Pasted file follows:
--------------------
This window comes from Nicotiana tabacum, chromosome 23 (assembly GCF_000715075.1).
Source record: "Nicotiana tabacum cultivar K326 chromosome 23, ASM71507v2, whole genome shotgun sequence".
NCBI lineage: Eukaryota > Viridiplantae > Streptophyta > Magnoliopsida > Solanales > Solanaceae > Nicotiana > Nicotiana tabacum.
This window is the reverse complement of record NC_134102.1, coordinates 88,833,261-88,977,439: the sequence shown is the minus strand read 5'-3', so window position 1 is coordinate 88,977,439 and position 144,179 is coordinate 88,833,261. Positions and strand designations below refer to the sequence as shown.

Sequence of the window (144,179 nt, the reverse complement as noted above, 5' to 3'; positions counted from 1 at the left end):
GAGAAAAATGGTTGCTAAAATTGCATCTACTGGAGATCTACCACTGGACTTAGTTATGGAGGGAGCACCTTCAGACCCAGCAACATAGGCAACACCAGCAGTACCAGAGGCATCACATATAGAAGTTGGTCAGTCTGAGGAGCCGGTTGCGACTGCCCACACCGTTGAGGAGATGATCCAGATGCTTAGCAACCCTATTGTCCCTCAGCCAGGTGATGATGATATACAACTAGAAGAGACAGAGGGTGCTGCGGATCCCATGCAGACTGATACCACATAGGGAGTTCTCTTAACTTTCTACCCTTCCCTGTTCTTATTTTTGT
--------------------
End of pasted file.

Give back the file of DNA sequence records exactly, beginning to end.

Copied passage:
This window comes from Nicotiana tabacum, chromosome 23 (assembly GCF_000715075.1).
Source record: "Nicotiana tabacum cultivar K326 chromosome 23, ASM71507v2, whole genome shotgun sequence".
NCBI lineage: Eukaryota > Viridiplantae > Streptophyta > Magnoliopsida > Solanales > Solanaceae > Nicotiana > Nicotiana tabacum.
This window is the reverse complement of record NC_134102.1, coordinates 88,833,261-88,977,439: the sequence shown is the minus strand read 5'-3', so window position 1 is coordinate 88,977,439 and position 144,179 is coordinate 88,833,261. Positions and strand designations below refer to the sequence as shown.

Sequence of the window (144,179 nt, the reverse complement as noted above, 5' to 3'; positions counted from 1 at the left end):
GAGAAAAATGGTTGCTAAAATTGCATCTACTGGAGATCTACCACTGGACTTAGTTATGGAGGGAGCACCTTCAGACCCAGCAACATAGGCAACACCAGCAGTACCAGAGGCATCACATATAGAAGTTGGTCAGTCTGAGGAGCCGGTTGCGACTGCCCACACCGTTGAGGAGATGATCCAGATGCTTAGCAACCCTATTGTCCCTCAGCCAGGTGATGATGATATACAACTAGAAGAGACAGAGGGTGCTGCGGATCCCATGCAGACTGATACCACATAGGGAGTTCTCTTAACTTTCTACCCTTCCCTGTTCTTATTTTTGT